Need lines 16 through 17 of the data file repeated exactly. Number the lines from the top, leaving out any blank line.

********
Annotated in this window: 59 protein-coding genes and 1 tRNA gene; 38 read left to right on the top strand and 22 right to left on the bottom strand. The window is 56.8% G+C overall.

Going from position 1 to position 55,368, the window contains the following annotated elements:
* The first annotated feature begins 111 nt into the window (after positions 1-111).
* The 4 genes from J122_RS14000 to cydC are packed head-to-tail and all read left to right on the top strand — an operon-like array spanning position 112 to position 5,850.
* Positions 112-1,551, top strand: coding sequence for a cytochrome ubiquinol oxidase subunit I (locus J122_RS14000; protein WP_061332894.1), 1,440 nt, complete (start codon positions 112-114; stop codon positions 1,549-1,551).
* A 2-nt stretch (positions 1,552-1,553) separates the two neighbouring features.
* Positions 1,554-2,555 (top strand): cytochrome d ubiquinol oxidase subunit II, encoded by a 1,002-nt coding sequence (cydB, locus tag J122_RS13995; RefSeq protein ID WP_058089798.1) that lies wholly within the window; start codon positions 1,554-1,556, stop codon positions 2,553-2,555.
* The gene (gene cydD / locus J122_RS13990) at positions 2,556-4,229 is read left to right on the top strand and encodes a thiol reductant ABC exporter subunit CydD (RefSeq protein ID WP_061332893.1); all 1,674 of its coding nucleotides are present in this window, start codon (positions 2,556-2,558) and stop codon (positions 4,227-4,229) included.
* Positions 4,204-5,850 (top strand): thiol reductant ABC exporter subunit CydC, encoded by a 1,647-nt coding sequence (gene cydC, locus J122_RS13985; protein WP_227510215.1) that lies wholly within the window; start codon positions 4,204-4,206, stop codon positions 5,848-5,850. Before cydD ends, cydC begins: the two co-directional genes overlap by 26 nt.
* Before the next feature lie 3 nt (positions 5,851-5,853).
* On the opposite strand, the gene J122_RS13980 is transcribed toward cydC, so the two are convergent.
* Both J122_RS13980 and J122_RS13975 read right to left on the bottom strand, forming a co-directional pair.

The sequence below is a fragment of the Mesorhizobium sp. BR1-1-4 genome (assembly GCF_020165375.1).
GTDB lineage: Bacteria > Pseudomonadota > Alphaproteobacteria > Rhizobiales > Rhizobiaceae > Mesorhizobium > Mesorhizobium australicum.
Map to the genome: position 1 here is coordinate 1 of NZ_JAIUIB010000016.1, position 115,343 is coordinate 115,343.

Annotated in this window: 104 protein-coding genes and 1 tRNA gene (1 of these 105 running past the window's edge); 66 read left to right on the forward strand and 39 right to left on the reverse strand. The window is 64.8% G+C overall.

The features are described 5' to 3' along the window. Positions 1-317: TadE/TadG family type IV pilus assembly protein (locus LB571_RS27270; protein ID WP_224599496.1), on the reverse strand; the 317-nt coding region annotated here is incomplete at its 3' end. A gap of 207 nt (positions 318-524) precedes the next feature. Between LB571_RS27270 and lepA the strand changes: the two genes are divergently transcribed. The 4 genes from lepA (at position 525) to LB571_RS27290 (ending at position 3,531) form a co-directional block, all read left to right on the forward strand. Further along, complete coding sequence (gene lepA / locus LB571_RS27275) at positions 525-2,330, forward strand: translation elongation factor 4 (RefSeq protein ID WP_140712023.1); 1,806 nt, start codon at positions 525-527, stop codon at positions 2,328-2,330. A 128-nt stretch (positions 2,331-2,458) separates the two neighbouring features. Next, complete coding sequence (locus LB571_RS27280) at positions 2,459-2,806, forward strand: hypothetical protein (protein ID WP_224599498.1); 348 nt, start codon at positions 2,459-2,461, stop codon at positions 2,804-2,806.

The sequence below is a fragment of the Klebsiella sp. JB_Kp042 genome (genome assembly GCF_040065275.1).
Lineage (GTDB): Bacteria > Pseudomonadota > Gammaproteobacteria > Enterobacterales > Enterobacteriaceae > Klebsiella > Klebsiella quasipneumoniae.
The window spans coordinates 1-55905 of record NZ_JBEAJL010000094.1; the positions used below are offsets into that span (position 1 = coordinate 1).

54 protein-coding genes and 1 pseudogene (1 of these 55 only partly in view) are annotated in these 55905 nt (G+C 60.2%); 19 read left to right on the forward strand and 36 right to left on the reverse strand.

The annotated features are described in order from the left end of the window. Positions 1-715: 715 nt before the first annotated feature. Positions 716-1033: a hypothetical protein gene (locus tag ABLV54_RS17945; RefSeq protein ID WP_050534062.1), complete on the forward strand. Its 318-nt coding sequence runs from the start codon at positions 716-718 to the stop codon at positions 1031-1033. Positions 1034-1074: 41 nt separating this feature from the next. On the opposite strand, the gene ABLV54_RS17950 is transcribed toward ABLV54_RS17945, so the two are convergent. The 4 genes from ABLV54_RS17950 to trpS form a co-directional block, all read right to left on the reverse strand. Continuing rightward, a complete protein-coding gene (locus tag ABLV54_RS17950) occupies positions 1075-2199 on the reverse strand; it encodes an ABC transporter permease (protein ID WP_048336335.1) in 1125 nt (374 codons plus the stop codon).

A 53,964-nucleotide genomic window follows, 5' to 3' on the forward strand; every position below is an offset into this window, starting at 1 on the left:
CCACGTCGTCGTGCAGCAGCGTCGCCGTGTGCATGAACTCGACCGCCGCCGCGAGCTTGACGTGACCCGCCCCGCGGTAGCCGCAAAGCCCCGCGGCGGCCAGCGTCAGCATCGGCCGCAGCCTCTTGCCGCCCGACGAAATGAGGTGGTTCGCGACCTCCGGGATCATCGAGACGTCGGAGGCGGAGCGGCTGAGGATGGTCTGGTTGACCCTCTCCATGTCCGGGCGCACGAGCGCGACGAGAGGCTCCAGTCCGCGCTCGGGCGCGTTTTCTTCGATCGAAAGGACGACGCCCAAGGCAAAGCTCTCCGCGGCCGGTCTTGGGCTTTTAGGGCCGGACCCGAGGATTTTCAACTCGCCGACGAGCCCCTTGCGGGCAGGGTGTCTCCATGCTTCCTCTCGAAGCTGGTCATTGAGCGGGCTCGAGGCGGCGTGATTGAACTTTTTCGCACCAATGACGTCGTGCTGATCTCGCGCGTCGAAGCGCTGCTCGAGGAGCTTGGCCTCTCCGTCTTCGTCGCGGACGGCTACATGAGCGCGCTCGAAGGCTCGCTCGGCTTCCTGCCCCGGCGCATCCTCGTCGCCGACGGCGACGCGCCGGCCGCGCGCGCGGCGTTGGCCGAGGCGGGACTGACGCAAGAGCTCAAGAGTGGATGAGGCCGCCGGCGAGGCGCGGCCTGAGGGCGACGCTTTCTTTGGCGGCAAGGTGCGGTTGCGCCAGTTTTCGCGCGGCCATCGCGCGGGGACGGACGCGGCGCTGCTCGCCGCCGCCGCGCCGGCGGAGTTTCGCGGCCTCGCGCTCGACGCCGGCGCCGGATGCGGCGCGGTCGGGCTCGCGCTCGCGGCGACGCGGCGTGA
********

Annotated in this window: 104 protein-coding genes and 1 tRNA gene (1 of these 105 running past the window's edge); 66 read left to right on the forward strand and 39 right to left on the reverse strand. The window is 64.8% G+C overall.

The features are described 5' to 3' along the window. Positions 1-317: TadE/TadG family type IV pilus assembly protein (locus LB571_RS27270; protein ID WP_224599496.1), on the reverse strand; the 317-nt coding region annotated here is incomplete at its 3' end. A gap of 207 nt (positions 318-524) precedes the next feature. Between LB571_RS27270 and lepA the strand changes: the two genes are divergently transcribed. The 4 genes from lepA (at position 525) to LB571_RS27290 (ending at position 3,531) form a co-directional block, all read left to right on the forward strand. Further along, complete coding sequence (gene lepA / locus LB571_RS27275) at positions 525-2,330, forward strand: translation elongation factor 4 (RefSeq protein ID WP_140712023.1); 1,806 nt, start codon at positions 525-527, stop codon at positions 2,328-2,330. A 128-nt stretch (positions 2,331-2,458) separates the two neighbouring features. Next, complete coding sequence (locus LB571_RS27280) at positions 2,459-2,806, forward strand: hypothetical protein (protein ID WP_224599498.1); 348 nt, start codon at positions 2,459-2,461, stop codon at positions 2,804-2,806.